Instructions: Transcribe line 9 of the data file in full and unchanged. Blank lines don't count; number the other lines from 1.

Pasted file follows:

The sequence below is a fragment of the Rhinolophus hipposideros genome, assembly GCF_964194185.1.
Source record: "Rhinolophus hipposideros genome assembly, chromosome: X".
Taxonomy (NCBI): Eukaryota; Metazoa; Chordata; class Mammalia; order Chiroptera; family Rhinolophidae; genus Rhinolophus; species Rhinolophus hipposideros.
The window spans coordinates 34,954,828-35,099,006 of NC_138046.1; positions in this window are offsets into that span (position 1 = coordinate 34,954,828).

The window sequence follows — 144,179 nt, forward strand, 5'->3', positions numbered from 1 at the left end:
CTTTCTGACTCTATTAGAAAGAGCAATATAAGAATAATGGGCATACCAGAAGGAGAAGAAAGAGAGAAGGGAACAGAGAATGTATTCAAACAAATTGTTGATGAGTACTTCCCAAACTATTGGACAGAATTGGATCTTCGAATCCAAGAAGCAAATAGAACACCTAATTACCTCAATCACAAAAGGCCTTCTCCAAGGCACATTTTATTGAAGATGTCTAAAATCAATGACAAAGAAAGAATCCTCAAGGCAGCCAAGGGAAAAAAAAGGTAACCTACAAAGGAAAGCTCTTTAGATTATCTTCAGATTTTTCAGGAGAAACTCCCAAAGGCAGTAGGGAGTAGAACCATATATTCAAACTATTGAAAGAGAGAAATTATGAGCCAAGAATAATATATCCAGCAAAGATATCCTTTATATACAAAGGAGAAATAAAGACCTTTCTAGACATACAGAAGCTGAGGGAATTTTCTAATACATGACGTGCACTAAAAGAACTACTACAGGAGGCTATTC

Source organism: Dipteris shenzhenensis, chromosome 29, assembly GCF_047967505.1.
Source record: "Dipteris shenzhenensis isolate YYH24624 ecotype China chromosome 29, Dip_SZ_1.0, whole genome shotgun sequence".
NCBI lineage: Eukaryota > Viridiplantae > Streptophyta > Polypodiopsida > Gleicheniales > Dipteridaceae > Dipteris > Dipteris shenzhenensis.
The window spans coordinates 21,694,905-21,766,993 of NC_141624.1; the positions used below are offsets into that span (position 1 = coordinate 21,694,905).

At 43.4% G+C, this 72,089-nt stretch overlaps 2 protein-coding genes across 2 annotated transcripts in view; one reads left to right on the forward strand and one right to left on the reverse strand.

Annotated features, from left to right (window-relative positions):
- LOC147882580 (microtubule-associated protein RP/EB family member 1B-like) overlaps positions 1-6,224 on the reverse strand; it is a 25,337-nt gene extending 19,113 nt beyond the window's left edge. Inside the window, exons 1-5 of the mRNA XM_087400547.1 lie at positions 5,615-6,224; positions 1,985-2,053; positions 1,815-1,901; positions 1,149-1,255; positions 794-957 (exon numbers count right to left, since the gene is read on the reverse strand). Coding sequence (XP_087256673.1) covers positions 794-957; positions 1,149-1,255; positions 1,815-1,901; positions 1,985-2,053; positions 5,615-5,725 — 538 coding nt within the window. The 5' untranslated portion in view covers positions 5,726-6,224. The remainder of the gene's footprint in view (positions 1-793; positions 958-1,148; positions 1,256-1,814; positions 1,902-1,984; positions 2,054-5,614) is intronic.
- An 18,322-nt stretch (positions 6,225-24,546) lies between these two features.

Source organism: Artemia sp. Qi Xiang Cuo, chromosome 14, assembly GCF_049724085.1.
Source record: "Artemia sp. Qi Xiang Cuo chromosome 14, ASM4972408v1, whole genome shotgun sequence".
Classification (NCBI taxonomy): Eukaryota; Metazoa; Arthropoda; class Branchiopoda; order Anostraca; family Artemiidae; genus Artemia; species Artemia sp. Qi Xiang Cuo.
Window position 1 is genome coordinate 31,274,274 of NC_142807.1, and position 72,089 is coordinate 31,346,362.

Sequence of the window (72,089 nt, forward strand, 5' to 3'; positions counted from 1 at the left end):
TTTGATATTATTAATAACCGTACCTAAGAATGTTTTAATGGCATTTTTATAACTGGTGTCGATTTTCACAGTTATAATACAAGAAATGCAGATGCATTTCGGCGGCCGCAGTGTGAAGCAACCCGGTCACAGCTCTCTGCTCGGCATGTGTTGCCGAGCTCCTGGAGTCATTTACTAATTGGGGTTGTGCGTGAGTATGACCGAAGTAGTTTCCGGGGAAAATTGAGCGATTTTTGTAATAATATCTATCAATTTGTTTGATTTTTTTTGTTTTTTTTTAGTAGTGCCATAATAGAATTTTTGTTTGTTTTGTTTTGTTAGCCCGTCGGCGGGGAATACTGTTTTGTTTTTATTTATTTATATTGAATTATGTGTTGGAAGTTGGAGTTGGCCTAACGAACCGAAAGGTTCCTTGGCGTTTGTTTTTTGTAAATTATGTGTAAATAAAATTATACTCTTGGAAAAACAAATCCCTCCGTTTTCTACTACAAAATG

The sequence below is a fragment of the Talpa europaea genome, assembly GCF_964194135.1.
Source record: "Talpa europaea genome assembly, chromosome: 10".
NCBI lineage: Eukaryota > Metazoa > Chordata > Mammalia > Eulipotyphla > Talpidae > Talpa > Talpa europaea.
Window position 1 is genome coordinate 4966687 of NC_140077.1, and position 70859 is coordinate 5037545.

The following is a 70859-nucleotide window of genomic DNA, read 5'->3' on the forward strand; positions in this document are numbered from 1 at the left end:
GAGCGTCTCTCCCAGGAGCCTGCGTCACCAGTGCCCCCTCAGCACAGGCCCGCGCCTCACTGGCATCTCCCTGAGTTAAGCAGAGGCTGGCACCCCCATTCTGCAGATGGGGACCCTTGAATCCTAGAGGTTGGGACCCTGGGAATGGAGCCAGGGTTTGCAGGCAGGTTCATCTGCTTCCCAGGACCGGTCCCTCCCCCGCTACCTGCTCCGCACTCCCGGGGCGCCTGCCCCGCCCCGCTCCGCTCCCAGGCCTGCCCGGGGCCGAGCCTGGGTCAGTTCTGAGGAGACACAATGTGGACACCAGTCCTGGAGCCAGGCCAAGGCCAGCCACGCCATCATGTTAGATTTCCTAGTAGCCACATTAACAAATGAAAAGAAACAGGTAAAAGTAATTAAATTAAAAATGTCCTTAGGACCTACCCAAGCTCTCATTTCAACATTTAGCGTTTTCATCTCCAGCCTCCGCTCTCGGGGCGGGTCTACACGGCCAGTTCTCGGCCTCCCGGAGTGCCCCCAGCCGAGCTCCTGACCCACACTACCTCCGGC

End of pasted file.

NCBI lineage: Eukaryota > Viridiplantae > Streptophyta > Polypodiopsida > Gleicheniales > Dipteridaceae > Dipteris > Dipteris shenzhenensis.